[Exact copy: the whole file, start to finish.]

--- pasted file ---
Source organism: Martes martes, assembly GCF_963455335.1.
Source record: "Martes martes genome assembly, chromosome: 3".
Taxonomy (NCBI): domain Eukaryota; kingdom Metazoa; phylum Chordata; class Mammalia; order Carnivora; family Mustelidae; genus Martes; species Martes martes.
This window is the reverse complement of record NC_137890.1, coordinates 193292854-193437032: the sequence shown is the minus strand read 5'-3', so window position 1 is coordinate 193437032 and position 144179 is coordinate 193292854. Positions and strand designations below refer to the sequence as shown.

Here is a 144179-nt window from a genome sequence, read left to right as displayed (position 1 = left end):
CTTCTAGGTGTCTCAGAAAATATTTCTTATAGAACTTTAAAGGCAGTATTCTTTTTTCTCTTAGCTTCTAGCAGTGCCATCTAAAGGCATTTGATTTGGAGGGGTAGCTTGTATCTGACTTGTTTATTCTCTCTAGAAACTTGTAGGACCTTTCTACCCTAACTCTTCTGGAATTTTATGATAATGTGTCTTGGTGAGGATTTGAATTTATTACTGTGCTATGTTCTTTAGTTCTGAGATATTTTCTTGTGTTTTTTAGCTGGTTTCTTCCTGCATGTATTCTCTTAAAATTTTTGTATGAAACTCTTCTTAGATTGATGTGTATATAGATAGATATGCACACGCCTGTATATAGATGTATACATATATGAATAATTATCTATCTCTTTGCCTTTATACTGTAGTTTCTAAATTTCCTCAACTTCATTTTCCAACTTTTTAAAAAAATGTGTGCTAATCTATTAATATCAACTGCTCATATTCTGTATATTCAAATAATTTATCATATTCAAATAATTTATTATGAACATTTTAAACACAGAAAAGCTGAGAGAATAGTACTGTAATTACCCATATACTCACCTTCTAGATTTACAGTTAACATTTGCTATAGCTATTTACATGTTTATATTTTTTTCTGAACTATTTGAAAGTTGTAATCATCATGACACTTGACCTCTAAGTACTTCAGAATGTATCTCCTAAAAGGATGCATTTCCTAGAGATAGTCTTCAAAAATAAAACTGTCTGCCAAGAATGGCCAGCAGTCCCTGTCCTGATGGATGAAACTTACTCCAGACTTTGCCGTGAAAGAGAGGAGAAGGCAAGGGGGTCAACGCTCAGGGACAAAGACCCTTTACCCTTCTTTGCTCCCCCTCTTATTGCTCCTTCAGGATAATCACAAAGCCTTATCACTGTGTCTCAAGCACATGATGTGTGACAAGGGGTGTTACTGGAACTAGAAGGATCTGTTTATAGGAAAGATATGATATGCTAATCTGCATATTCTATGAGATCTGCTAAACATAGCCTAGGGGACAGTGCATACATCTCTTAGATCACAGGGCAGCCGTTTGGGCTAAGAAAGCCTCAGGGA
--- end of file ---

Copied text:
Source organism: Martes martes, assembly GCF_963455335.1.
Source record: "Martes martes genome assembly, chromosome: 3".
Taxonomy (NCBI): domain Eukaryota; kingdom Metazoa; phylum Chordata; class Mammalia; order Carnivora; family Mustelidae; genus Martes; species Martes martes.
This window is the reverse complement of record NC_137890.1, coordinates 193292854-193437032: the sequence shown is the minus strand read 5'-3', so window position 1 is coordinate 193437032 and position 144179 is coordinate 193292854. Positions and strand designations below refer to the sequence as shown.

Here is a 144179-nt window from a genome sequence, read left to right as displayed (position 1 = left end):
CTTCTAGGTGTCTCAGAAAATATTTCTTATAGAACTTTAAAGGCAGTATTCTTTTTTCTCTTAGCTTCTAGCAGTGCCATCTAAAGGCATTTGATTTGGAGGGGTAGCTTGTATCTGACTTGTTTATTCTCTCTAGAAACTTGTAGGACCTTTCTACCCTAACTCTTCTGGAATTTTATGATAATGTGTCTTGGTGAGGATTTGAATTTATTACTGTGCTATGTTCTTTAGTTCTGAGATATTTTCTTGTGTTTTTTAGCTGGTTTCTTCCTGCATGTATTCTCTTAAAATTTTTGTATGAAACTCTTCTTAGATTGATGTGTATATAGATAGATATGCACACGCCTGTATATAGATGTATACATATATGAATAATTATCTATCTCTTTGCCTTTATACTGTAGTTTCTAAATTTCCTCAACTTCATTTTCCAACTTTTTAAAAAAATGTGTGCTAATCTATTAATATCAACTGCTCATATTCTGTATATTCAAATAATTTATCATATTCAAATAATTTATTATGAACATTTTAAACACAGAAAAGCTGAGAGAATAGTACTGTAATTACCCATATACTCACCTTCTAGATTTACAGTTAACATTTGCTATAGCTATTTACATGTTTATATTTTTTTCTGAACTATTTGAAAGTTGTAATCATCATGACACTTGACCTCTAAGTACTTCAGAATGTATCTCCTAAAAGGATGCATTTCCTAGAGATAGTCTTCAAAAATAAAACTGTCTGCCAAGAATGGCCAGCAGTCCCTGTCCTGATGGATGAAACTTACTCCAGACTTTGCCGTGAAAGAGAGGAGAAGGCAAGGGGGTCAACGCTCAGGGACAAAGACCCTTTACCCTTCTTTGCTCCCCCTCTTATTGCTCCTTCAGGATAATCACAAAGCCTTATCACTGTGTCTCAAGCACATGATGTGTGACAAGGGGTGTTACTGGAACTAGAAGGATCTGTTTATAGGAAAGATATGATATGCTAATCTGCATATTCTATGAGATCTGCTAAACATAGCCTAGGGGACAGTGCATACATCTCTTAGATCACAGGGCAGCCGTTTGGGCTAAGAAAGCCTCAGGGA